NEW YORK, June 14 (Reuters) - Longer-dated U.S. Treasury yields edged lower on Friday, after economic data provided the latest indication that inflation may be cooling, with the benchmark 10-year Treasury yield on pace for its biggest weekly drop of the year.

The Labor Department said U.S. import prices dropped 0.4% last month, below the estimate for a 0.1% rise, following an unrevised 0.9% jump in April as prices for energy products retreated, another positive sign for the inflation outlook.

The report comes after data earlier this week indicated the labor market and price pressures were showing signs of cooling.

A separate preliminary reading of consumer sentiment from the University of Michigan showed June was weaker than expected and below the final reading for May, while inflation worries remained despite the drop in energy prices.

"We are now resuming the trend of moderating inflation, but clearly after 1Q disappointments the Fed doesn't want to come across as saying that the battle is won, we can now proceed with cutting rates without having more confirmation that this recent improvement in inflation trends are here to stay," said Andrzej Skiba, head of the BlueBay U.S. fixed income team at RBC Global Asset Management in Stamford, Connecticut.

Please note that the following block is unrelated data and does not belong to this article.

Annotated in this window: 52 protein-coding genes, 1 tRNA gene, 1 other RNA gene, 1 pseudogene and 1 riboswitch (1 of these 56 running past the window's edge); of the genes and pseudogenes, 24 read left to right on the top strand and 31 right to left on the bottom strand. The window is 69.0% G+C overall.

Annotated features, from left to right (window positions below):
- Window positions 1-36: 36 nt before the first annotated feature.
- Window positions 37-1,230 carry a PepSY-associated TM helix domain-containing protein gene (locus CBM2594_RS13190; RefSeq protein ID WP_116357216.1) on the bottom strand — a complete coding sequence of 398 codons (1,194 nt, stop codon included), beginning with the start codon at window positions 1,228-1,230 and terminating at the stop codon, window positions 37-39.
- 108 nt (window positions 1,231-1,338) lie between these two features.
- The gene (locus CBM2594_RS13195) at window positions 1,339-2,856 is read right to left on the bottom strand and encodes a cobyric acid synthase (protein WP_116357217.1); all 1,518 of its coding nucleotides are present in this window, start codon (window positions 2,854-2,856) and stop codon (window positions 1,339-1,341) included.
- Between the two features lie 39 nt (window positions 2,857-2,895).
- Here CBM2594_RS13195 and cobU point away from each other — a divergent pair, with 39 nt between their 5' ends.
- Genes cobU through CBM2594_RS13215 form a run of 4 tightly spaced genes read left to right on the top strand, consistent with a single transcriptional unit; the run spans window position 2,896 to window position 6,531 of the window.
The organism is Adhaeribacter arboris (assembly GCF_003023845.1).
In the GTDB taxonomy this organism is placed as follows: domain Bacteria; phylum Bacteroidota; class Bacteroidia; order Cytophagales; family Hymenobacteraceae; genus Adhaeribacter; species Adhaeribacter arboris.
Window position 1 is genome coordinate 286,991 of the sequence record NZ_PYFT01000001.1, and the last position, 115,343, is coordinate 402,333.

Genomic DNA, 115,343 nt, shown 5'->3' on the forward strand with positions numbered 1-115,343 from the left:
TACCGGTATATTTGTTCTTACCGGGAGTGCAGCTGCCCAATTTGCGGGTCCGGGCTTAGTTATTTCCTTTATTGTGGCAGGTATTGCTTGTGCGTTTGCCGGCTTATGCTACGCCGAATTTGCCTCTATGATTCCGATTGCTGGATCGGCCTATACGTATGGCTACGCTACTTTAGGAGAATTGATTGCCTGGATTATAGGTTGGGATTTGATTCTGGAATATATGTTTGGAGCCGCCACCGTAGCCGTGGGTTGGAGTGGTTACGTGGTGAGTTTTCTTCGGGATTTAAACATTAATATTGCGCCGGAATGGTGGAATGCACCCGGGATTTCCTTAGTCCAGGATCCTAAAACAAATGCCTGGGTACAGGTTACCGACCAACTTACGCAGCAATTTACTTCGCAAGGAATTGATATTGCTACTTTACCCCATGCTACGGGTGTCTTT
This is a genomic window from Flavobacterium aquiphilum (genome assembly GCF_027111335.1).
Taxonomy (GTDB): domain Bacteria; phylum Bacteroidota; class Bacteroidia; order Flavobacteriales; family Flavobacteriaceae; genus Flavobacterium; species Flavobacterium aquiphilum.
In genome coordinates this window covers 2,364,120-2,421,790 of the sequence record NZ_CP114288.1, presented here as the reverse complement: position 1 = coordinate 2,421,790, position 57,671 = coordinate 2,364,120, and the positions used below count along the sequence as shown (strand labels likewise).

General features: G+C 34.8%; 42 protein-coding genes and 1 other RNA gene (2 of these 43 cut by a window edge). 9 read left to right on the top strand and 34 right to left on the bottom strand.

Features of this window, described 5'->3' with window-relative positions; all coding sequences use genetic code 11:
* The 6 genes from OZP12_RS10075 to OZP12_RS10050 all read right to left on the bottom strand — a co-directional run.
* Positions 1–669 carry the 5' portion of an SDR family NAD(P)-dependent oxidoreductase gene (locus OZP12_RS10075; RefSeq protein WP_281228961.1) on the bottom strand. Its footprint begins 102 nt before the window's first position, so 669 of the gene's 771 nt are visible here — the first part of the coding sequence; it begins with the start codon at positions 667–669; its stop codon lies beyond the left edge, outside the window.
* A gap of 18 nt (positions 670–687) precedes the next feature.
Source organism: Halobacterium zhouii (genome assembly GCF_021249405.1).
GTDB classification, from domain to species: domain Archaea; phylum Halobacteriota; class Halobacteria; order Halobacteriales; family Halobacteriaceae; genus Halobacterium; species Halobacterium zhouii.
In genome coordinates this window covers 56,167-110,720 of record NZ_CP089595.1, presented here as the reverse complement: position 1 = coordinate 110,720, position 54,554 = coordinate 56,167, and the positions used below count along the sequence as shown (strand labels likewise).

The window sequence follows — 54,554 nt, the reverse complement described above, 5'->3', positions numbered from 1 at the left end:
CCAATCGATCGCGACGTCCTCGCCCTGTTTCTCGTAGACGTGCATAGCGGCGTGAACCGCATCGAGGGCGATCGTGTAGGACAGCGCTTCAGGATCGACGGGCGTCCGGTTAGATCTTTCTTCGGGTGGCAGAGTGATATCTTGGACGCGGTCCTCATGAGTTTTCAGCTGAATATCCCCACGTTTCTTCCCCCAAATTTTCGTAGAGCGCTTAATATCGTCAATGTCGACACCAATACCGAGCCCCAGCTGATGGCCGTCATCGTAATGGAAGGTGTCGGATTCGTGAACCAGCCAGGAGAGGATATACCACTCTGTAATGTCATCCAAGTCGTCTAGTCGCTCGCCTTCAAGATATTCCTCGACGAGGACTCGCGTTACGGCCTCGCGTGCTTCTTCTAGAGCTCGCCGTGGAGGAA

"We do not see a reason why September could not be the month where they cut for the first time but again, they need to see a few more decent inflation prints to get that confidence."

The yield on the benchmark U.S. 10-year Treasury note fell 2.3 basis points (bps) to 4.217%. The yield is down nearly 22 bps on the week, on track for its biggest weekly fall since mid-December.

On Wednesday, the Federal Reserve held interest rates steady on Wednesday and pushed out the start of rate cuts to perhaps as late as December.

Skiba also said concerns about the upcoming parliamentary election in France was weighing on yields.

The yield on the 30-year bond fell 5 basis points to 4.351%.

A closely watched part of the U.S. Treasury yield curve measuring the gap between yields on two- and 10-year Treasury notes, seen as an indicator of economic expectations, was at a negative 47.7 basis points.

The two-year U.S. Treasury yield, which typically moves in step with interest rate expectations, rose 0.4 basis points to 4.692%.

Federal Reserve Bank of Cleveland President Loretta Mester said in an interview on CNBC that the latest round of inflation data is good news for the economy and the central bank.

Those comments were echoed by Chicago Fed President Austan Goolsbee, who said, "We would be feeling very good" if there were a lot more months like May.

Markets are pricing in 69.2% chance for a cut of at least 25 basis at the Fed's September meeting, according to CME's

FedWatch Tool

, up from about 50% a week ago.

Fed Governor Lisa Cook is set to speak later on Friday.

The breakeven rate on five-year U.S. Treasury Inflation-Protected Securities (TIPS) was last at 2.136% after closing at 2.166% on June 13.

The 10-year TIPS breakeven rate was last at 2.185%, indicating the market sees inflation averaging about 2.2% a year for the next decade.

(Reporting by Chuck Mikolajczak, Editing by Franklin Paul and Cynthia Osterman)